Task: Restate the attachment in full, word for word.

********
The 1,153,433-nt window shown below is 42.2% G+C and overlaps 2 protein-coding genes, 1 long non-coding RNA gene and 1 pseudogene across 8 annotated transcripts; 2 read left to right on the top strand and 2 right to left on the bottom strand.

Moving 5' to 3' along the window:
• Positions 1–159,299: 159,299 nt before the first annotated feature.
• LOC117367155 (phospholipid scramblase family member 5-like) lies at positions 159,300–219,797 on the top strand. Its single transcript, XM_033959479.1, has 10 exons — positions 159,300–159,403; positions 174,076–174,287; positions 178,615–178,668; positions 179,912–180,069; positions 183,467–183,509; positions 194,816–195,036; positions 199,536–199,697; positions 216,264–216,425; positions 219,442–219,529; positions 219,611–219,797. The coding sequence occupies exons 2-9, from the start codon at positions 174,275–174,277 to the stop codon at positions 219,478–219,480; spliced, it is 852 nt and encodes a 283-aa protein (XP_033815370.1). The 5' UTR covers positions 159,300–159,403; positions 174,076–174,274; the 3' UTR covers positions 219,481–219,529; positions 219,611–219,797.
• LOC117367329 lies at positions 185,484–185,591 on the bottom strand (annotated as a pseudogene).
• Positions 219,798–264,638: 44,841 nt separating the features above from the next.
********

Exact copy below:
The 1,153,433-nt window shown below is 42.2% G+C and overlaps 2 protein-coding genes, 1 long non-coding RNA gene and 1 pseudogene across 8 annotated transcripts; 2 read left to right on the top strand and 2 right to left on the bottom strand.

Moving 5' to 3' along the window:
• Positions 1–159,299: 159,299 nt before the first annotated feature.
• LOC117367155 (phospholipid scramblase family member 5-like) lies at positions 159,300–219,797 on the top strand. Its single transcript, XM_033959479.1, has 10 exons — positions 159,300–159,403; positions 174,076–174,287; positions 178,615–178,668; positions 179,912–180,069; positions 183,467–183,509; positions 194,816–195,036; positions 199,536–199,697; positions 216,264–216,425; positions 219,442–219,529; positions 219,611–219,797. The coding sequence occupies exons 2-9, from the start codon at positions 174,275–174,277 to the stop codon at positions 219,478–219,480; spliced, it is 852 nt and encodes a 283-aa protein (XP_033815370.1). The 5' UTR covers positions 159,300–159,403; positions 174,076–174,274; the 3' UTR covers positions 219,481–219,529; positions 219,611–219,797.
• LOC117367329 lies at positions 185,484–185,591 on the bottom strand (annotated as a pseudogene).
• Positions 219,798–264,638: 44,841 nt separating the features above from the next.